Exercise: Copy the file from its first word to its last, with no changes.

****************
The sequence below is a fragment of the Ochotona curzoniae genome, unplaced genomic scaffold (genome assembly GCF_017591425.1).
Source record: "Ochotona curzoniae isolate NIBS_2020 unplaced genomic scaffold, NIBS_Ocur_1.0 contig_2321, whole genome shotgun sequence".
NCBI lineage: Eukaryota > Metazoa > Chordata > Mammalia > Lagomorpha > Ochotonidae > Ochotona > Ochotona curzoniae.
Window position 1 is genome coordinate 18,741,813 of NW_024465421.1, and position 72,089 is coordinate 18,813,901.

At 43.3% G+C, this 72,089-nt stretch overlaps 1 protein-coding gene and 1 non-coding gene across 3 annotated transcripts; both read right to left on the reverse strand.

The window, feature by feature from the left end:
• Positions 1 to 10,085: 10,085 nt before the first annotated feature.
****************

The sequence below is a fragment of the Ochotona curzoniae genome, unplaced genomic scaffold (genome assembly GCF_017591425.1).
Source record: "Ochotona curzoniae isolate NIBS_2020 unplaced genomic scaffold, NIBS_Ocur_1.0 contig_2321, whole genome shotgun sequence".
NCBI lineage: Eukaryota > Metazoa > Chordata > Mammalia > Lagomorpha > Ochotonidae > Ochotona > Ochotona curzoniae.
Window position 1 is genome coordinate 18,741,813 of NW_024465421.1, and position 72,089 is coordinate 18,813,901.

At 43.3% G+C, this 72,089-nt stretch overlaps 1 protein-coding gene and 1 non-coding gene across 3 annotated transcripts; both read right to left on the reverse strand.

The window, feature by feature from the left end:
• Positions 1 to 10,085: 10,085 nt before the first annotated feature.